by Andrew Lownie
When Harold Macmillan, now the Prime Minister, visited the Soviet leader Nikita Khrushchev in February 1959, Guy Burgess told Harold Nicolson that he was ‘able to give advice at a suitable level’ and remembered how he had once spent an evening with him at the Reform, where Macmillan ‘had listened – as who could not as it was my club – to my rantings’. And to Stephen Spender, he confided, ‘I was able to be a good deal of help to Macmillan during his visit. I wrote a report that he was in favor of friendship and should be trusted, whereas all the others wrote that he was a dangerous reactionary.’
Guy Burgess used the opportunity of the visit to reiterate his desire for safe passage to see his sick mother, enlisting a host of former contacts to make his case, including Sir Patrick Dean, now Deputy Under-Secretary of State at the Foreign Office, who had accompanied Macmillan, telling him, ‘I will not make embarrassments for Her Majesty’s Government if they don’t make them for me. I will give no interviews without permission. I was grateful in the early days that Her Majesty’s Government said nothing hostile to me and I, for my part, have never said a lot of things that I could have said.’11 The implicit threat was there.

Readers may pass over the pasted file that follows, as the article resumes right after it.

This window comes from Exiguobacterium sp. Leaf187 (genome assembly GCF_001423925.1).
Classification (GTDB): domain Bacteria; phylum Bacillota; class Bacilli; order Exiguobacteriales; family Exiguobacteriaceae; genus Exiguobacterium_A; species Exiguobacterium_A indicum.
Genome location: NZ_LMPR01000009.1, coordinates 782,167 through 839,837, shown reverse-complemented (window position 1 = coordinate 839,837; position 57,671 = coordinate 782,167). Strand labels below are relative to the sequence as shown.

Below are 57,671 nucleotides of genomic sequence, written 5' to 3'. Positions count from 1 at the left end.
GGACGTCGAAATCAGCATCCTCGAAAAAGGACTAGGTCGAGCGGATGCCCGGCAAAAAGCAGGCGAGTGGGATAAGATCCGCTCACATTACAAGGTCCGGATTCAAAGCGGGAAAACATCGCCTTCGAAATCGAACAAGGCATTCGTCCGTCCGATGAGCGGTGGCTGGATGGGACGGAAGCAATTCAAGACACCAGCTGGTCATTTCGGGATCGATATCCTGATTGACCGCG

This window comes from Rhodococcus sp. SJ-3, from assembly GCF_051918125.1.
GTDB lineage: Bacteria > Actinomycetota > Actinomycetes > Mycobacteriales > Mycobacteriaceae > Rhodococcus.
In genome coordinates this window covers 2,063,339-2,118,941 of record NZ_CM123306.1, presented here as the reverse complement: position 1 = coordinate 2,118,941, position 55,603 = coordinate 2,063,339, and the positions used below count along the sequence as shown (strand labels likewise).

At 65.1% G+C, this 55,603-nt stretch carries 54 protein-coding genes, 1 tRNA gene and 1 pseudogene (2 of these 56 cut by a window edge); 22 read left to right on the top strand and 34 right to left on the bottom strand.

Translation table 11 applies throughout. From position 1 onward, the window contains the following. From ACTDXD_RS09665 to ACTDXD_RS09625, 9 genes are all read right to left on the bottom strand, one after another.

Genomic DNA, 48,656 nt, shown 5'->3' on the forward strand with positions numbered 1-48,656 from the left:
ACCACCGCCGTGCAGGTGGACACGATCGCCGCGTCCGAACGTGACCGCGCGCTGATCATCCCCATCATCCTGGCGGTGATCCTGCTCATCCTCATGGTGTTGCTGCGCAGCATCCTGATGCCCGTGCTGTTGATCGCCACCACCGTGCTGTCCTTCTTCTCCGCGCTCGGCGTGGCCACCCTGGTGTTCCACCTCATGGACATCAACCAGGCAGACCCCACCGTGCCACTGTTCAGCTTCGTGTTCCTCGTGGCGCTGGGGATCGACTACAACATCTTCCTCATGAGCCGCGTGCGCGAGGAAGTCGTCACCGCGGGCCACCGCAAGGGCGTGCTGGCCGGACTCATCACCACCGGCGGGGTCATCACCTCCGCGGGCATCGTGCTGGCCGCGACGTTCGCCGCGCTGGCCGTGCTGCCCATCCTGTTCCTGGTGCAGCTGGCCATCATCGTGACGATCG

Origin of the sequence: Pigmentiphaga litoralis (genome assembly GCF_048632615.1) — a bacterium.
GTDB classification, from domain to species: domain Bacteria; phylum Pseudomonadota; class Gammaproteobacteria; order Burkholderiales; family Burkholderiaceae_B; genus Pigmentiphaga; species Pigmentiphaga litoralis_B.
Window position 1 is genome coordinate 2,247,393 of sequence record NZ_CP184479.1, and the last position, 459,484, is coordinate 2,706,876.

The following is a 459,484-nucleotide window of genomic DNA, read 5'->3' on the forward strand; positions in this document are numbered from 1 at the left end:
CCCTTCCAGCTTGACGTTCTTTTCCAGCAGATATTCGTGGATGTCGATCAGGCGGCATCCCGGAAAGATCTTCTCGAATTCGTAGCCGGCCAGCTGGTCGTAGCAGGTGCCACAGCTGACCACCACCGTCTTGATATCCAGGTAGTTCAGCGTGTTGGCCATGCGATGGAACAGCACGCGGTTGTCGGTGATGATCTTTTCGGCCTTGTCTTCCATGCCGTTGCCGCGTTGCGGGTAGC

The Randolph Churchill Call
He also rang Randolph Churchill, who was on the delegation as a journalist, and asked to see him. Randolph Churchill later wrote that Guy Burgess appeared in his room in Moscow’s National Hotel, introducing himself, ‘I am still a communist and a homosexual.’ To which Randolph replied, ‘So I had always supposed.’
The government now began to look seriously at whether anything could be done if Burgess, whose passport had expired in 1958, chose to travel to Britain.The Attorney General Sir Reginald Manningham-Buller, reviewing the evidence against Burgess, concluded there was not enough evidence to prosecute him for spying under section one of the Official Secrets Act and only technical offences under section two had been committed. On 17 February the Cabinet discussed Burgess and thought it might ‘be advisable to require him, if he presented himself at a British port, to establish his identity and to prove that he had not become an alien by acquiring Soviet nationality’.